Do Pilsen Up Right

We get it. Pilsen is quickly mutating into an “It Barrio,” a hipster mecca, a new Midwestern Brooklyn; a graveyard for local culture, a breeding ground for the sanitized, the standardized and the gentrified. Change is afoot.

So, like we said: we get it. We understand why yesterday, The New York Times published an itinerary of cool shit to do in Pilsen (“A Chicago neighborhood follows a Latin Beat”; let’s not even address that annoying turn of phrase), and where you can go to get food that isn’t tacos. And we know New Yorkers take pride in their reputation as know-it-alls, but sorry NYT—once again, when it comes to the Second City, you got it wrong.

The NYT’s list doesn’t include a single neighborhood spot, glossing over the decades of Latino history and art culture that define the neighborhood, and opting instead to call out new “hotspots” marketed for folks Über-tripping down from Lakeview, anonymous spots that could be in any neighborhood, in any city. (Alternate headline: “Places you can go in Pilsen to avoid Mexicans and other undesirables.”) And there’s a niche for that kind of tourism, sure; affluent Westerns tend to want to experience “authentic,” colorful brown-people culture, as long as they don’t have to interact with any of said people or culture. We at Gozamos even patronize some of the places the NYT suggests, but there’s no denying these spots are very un-Pilsen in deliberate, let’s-make-gentrifiers-comfortable kinds of ways.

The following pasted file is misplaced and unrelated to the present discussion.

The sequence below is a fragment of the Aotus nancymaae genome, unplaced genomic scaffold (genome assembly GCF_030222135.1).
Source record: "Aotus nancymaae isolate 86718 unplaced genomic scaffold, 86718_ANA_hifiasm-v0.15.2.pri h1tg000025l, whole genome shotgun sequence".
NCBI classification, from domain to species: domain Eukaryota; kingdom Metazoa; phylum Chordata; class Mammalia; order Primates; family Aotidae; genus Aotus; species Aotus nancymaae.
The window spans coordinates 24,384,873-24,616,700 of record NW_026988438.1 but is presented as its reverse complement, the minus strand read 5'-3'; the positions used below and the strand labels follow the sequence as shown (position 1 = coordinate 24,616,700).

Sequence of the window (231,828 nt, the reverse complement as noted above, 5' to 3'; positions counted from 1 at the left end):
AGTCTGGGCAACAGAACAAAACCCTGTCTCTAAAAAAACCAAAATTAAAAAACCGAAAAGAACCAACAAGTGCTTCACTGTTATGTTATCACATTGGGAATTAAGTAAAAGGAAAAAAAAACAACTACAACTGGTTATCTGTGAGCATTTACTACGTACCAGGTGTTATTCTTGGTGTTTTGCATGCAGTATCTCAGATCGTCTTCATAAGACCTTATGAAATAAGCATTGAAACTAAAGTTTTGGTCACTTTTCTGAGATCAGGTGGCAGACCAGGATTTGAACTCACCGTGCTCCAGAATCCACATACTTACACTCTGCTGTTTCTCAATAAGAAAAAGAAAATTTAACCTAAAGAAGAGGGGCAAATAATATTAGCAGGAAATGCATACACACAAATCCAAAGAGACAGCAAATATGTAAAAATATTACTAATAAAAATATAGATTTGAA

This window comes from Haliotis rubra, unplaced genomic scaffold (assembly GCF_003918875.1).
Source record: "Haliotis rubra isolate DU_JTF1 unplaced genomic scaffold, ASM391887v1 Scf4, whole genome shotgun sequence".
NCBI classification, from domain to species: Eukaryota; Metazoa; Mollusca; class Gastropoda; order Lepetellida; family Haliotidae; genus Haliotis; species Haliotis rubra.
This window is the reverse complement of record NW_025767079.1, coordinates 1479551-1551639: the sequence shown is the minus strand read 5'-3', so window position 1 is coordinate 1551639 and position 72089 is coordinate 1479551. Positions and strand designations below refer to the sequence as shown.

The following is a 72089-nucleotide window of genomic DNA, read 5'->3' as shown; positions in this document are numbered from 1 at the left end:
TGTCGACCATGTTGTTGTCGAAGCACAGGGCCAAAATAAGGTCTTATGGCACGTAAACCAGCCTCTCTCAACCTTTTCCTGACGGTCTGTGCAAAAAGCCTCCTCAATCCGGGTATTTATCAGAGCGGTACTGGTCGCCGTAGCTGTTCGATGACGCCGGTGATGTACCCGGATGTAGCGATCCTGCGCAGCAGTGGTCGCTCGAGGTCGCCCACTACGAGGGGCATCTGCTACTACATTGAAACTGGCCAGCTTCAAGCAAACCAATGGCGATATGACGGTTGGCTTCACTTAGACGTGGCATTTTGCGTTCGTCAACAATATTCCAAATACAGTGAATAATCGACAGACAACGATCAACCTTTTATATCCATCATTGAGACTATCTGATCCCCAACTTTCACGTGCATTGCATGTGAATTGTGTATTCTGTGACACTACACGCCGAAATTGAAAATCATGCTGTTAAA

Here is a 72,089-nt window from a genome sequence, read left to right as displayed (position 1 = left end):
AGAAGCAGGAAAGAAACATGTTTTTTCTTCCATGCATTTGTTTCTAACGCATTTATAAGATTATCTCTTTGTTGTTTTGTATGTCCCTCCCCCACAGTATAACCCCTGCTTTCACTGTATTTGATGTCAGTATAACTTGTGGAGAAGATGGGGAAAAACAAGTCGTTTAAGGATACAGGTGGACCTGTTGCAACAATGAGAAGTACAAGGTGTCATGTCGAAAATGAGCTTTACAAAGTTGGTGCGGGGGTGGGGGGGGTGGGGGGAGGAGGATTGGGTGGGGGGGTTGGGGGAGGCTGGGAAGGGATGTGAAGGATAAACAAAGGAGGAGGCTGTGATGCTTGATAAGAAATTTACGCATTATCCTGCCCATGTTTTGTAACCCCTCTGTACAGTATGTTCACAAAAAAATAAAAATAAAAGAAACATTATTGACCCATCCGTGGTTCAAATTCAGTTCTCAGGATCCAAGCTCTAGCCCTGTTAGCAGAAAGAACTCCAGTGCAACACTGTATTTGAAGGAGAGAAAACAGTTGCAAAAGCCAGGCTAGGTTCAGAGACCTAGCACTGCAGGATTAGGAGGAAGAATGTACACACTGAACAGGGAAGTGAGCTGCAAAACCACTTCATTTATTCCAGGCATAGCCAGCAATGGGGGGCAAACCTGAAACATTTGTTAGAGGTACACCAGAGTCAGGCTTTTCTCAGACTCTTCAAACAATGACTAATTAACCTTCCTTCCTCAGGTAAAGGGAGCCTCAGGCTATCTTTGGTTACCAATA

But why brave the Pink Line if what you really want is to pretend that you’re not in Pilsen at all? Which is why we at Gozamos have decided to share with you our fave Pilsen haunts. Because the article doesn’t even begin to scratch the surface of the unique vibe, art, people and culture we love about Pilsen, a neighborhood where an long-standing traditionally Mexican-American, Latino community can—and does—interact with young artists, students and other folks from all walks of life.

So whether you’re a globetrotter or an intra-city sightseer, visit the neighborhood responsibly. Gentrification from the ground up and all that. Eat, drink and shop at local spots. Stroll the historic streets. Take in the street art. Talk to the lifers. And for the love of all things holy, don’t skip the place we know as the Real Pilsen, tacos and all.

Or would you prefer to skip the sushi and go all the way to Tokyo for a Happy Meal?

Instead of Nightwood or Honky Tonk BBQ, try Pl-zen gastro pub, the Salvadoran Pupuseria El Excelente, Carnitas Uruapan, 24-hour Coyotes or…

El Milagro Tortilleria and Restaurant

1927 S. Blue Island Avenue